It will be a fearsome thing to behold. He comes on a powerful war horse, with eyes blazing fire, wearing all the crowns of all His kingdoms. He comes splattered in blood. He comes at the head of a vast army. A sword from His mouth strikes down the nations and in His hand He carries an iron scepter, so that, as Psalm 2 says, He can “dash them to pieces like pottery.” No wonder David goes on in that psalm to say: “You kings, be wise, be warned you rulers of the earth. Serve the LORD with fear and rejoice with trembling. Kiss the Son, lest He be angry and you be destroyed in your way, for his wrath can flare up in a moment.”

In Revelation 19 we get this vision of the coming Christ. He left quietly, among His own apostles, with very little fanfare. No angel hosts, no trumpets, nothing. Just ascending. But He will return to destroy all the enemies of the Church. The Papal Antichrist gets thrown down from his Vatican throne and devoured by the nations. The devil’s allies in secular governments and false religions have their flesh eaten by the buzzards. The devil himself gets hurled back into hell for eternal punishment.

This is not the God of Tolerance our world would have us believe in. This is the God who punishes sin and sinners. He doesn’t coddle or accommodate. He doesn’t see many paths to the same truth. He doesn’t rewrite the laws of morality to suit his own purposes. This is the God of the Battle Hymn of the Republic: “Mine eyes have seen the glory of the coming of the Lord, he is trampling out the vintage where the grapes of wrath are stored; he hath loosed the fateful lightning of his terrible swift sword, his truth is marching on.” Christ comes as the Rider on the white horse, bent on destruction, the Agent of God’s wrath. He will shed the blood of sinners for all eternity.

A terrifying vision. No wonder all the nations mourn. This is not a Jesus that we often think about, perhaps even we say, “This isn’t the Jesus that I know and love.” And yet it is. Go back to those words of Isaiah 63 which clearly lay behind this vision: “The year of my redemption has come. I looked, but there was no one to help, I was appalled that no one gave support; so my own arm worked salvation for me.” At the end of Psalm 2, after the terrible warning about a Son whose anger we must avoid: “Blessed are all who take refuge in Him.”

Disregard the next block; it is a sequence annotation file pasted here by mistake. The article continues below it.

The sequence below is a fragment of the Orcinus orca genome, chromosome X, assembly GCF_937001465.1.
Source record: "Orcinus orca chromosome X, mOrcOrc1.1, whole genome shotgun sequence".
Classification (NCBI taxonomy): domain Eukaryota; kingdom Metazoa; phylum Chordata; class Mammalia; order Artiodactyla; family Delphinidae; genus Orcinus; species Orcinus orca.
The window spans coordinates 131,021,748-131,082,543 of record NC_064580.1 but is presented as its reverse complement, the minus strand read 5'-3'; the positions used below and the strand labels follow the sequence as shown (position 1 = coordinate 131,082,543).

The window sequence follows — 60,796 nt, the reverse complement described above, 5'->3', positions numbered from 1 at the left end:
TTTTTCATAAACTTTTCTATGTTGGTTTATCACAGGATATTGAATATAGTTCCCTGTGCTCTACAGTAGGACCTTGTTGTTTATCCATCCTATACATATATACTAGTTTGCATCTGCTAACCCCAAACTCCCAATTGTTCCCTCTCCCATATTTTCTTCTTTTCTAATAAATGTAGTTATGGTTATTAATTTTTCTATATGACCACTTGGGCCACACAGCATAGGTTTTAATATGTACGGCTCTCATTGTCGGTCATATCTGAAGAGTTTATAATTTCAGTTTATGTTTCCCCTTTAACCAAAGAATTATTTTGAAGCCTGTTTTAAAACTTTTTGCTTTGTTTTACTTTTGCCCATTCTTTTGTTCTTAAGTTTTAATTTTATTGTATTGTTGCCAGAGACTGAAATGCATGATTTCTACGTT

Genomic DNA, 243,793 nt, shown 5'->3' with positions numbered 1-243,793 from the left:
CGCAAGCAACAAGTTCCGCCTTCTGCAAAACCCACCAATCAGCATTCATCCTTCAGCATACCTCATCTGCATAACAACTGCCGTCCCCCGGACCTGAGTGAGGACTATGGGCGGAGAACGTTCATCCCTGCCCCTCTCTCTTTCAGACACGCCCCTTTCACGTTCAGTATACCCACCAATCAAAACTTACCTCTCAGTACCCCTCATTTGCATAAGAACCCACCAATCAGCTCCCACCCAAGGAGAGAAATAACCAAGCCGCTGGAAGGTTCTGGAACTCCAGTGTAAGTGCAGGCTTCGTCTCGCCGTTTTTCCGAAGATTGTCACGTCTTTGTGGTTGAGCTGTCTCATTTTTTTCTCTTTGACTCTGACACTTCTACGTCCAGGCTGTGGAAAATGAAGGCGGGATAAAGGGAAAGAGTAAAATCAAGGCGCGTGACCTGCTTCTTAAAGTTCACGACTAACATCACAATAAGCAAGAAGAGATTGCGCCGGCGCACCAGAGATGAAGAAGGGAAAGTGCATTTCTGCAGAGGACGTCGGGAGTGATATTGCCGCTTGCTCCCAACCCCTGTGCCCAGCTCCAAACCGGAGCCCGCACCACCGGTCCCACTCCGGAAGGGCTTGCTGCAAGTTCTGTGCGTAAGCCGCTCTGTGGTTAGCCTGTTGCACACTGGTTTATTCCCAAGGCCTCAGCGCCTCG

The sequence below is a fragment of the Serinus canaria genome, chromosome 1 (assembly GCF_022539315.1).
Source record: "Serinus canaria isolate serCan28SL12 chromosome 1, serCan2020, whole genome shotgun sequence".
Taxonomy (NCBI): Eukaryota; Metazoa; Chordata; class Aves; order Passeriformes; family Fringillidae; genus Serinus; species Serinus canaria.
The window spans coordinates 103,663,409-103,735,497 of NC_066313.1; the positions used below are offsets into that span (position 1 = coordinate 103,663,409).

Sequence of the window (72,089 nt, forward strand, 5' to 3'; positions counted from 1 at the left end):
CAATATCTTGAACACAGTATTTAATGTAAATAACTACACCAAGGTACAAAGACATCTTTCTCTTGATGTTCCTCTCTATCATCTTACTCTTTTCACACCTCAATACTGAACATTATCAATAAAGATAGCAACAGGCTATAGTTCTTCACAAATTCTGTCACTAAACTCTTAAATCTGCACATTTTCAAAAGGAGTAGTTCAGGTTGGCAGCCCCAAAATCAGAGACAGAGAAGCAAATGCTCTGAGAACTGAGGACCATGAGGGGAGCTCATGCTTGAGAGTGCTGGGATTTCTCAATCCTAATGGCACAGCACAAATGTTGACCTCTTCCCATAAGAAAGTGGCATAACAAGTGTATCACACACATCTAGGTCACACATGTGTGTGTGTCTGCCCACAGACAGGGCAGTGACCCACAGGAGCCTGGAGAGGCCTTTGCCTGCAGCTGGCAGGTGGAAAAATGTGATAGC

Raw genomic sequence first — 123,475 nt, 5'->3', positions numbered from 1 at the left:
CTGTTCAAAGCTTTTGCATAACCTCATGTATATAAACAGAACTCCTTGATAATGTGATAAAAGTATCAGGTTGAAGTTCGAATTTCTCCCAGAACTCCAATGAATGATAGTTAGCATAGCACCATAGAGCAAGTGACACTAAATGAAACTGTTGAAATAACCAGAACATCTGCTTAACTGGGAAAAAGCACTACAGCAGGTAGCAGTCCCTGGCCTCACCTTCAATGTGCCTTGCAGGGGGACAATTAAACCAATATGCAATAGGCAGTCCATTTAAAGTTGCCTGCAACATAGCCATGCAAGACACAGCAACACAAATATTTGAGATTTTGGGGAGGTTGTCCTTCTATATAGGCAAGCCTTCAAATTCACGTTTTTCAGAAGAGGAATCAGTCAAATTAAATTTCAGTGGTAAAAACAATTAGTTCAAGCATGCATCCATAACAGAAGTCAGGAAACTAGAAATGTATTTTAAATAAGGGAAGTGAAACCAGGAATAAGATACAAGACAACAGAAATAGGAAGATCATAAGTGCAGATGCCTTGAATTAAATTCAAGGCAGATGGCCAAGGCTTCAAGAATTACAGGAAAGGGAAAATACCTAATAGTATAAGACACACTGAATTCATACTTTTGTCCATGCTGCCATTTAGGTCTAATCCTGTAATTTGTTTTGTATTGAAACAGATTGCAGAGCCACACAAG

The same Jesus who left comes back. John calls Him: “Faithful,” “True” and “The Word of God.” When He comes, we will look upon the One we have pierced with our sins, the One pierced for our transgressions, yet we will take refuge in Him, because He is faithful. Born under law, He redeemed those under law. He is true: though without sin, He became sin for us. He is the Word of God, the Word who became flesh and dwelt among us, died among us, for us. And when we see Him coming we can lift up our heads, “because your redemption is drawing near,” bringing you what He won by dying and rising: life, life to the full!

Jesus’ judgment is two-sided. On the left stand the goats condemned to eternal punishment, crushed in God’s winepress. To them Jesus says, “Depart into hell.” On the right, stand the sheep, the believers, those whom the Spirit called, gathered, enlightened. To them, Jesus says, “Come.” To them He gives fine linen to match that of His heavenly armies. And that linen gets washed in the blood of the Lamb and comes out purified, because He worked your salvation with His own arm, that arm that was nailed to a cross. And on Judgment Day He comes to usher you into that salvation. He comes as King and Lord of all, to destroy the enemies, especially the last enemy, death. He comes to fulfill the words of Psalm 23: “You prepare a table before me in the presence of my enemies.” And God’s enemies, our enemies, can do nothing. Ever again.

By faith, faith in Christ, we stand on the right side of this righteous war. We stand on the side of Christ, brought there by the Spirit, uniformed in the blood of Christ at our Baptism, maintaining our strength with the rations of His body and blood in the Sacrament. And while God’s grace is most certainly enough to get us through our days, days when the devil seems to win, we still say, “Come, come quickly, Lord Jesus, please, now, soon! Just as you left, come again!” Because we can’t wait to see this not quite the same Jesus, a Jesus we can hardly imagine, the One dead, but now alive.

And thus, at Ascension, like the disciples, we rejoice, we pray, and we preach. About Jesus, who is coming to judge the living and the dead, and who will give us life in the world to come. No, it won’t be quite the same, it’ll be better. Amen!